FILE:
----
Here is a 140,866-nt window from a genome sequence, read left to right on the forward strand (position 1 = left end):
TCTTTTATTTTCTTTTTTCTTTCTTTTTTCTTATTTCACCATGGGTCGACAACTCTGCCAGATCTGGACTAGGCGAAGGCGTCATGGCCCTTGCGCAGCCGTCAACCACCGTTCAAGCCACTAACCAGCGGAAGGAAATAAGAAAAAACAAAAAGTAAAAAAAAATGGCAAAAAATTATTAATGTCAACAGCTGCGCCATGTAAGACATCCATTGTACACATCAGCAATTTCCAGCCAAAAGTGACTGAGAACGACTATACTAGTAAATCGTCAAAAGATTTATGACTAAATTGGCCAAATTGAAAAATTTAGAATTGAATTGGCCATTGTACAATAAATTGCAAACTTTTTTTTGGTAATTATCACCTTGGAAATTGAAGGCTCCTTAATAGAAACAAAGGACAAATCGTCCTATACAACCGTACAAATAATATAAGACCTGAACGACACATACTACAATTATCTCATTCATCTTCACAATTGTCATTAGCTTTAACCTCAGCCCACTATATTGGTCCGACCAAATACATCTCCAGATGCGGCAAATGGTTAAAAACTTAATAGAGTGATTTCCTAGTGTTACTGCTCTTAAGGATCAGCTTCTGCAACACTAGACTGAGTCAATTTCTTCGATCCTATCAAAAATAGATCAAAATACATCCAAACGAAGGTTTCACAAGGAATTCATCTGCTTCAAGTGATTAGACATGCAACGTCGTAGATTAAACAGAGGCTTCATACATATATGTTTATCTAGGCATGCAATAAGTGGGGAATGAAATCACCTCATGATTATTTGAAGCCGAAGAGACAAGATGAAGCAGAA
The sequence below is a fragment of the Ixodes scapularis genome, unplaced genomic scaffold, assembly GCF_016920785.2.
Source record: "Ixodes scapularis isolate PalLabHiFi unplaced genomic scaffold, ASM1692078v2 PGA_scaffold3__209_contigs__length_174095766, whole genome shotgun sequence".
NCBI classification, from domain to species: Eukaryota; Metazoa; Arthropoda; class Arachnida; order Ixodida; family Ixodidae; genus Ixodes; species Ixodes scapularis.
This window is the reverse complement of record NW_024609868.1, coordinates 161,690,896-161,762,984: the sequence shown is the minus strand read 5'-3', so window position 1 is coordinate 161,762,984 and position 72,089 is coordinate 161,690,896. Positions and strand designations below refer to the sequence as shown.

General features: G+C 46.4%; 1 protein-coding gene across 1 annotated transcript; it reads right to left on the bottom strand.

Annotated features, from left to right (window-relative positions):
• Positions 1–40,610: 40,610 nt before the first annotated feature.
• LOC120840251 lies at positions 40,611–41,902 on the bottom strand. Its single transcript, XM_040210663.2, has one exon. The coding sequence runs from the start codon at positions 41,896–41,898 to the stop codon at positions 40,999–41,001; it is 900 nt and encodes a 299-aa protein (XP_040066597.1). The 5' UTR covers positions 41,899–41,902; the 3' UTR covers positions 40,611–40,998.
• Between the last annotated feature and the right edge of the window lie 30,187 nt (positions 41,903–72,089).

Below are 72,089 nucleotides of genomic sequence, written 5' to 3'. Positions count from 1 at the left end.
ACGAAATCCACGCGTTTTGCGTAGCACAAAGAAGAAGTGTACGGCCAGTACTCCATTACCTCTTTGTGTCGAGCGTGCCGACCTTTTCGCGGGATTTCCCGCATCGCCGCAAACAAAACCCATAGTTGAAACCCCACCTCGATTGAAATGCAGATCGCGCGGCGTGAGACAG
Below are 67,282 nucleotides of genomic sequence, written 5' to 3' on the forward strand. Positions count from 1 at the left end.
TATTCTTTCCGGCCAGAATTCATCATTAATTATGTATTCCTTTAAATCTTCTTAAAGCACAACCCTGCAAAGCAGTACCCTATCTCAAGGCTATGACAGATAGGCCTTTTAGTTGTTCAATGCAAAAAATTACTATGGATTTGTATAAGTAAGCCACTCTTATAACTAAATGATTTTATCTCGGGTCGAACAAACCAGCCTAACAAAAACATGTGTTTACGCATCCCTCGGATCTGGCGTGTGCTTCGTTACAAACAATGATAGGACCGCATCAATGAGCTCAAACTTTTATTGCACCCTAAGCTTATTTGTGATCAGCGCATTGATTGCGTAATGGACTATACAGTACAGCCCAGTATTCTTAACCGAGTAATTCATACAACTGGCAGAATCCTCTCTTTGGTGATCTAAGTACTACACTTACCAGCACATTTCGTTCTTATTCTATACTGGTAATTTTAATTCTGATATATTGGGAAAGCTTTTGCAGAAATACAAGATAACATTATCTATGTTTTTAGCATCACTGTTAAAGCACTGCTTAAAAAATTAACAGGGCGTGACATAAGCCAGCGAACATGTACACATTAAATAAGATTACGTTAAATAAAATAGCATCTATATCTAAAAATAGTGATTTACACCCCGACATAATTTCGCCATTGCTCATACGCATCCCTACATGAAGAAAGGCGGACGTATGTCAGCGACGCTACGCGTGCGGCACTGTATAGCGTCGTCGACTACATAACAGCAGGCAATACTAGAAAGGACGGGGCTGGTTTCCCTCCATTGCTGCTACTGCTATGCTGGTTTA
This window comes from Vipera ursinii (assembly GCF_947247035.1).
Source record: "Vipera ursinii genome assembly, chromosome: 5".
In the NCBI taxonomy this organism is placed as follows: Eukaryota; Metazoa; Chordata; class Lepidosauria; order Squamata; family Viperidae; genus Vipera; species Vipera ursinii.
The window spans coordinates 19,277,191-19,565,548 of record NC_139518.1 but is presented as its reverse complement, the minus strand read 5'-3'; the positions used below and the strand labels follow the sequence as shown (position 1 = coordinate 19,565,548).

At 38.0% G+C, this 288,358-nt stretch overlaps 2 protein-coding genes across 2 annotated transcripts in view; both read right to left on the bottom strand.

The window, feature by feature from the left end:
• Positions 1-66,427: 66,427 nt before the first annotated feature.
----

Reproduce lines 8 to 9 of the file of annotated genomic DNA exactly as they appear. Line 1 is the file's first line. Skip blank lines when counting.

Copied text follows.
Annotated features, from left to right (window-relative positions):
• Positions 1–40,610: 40,610 nt before the first annotated feature.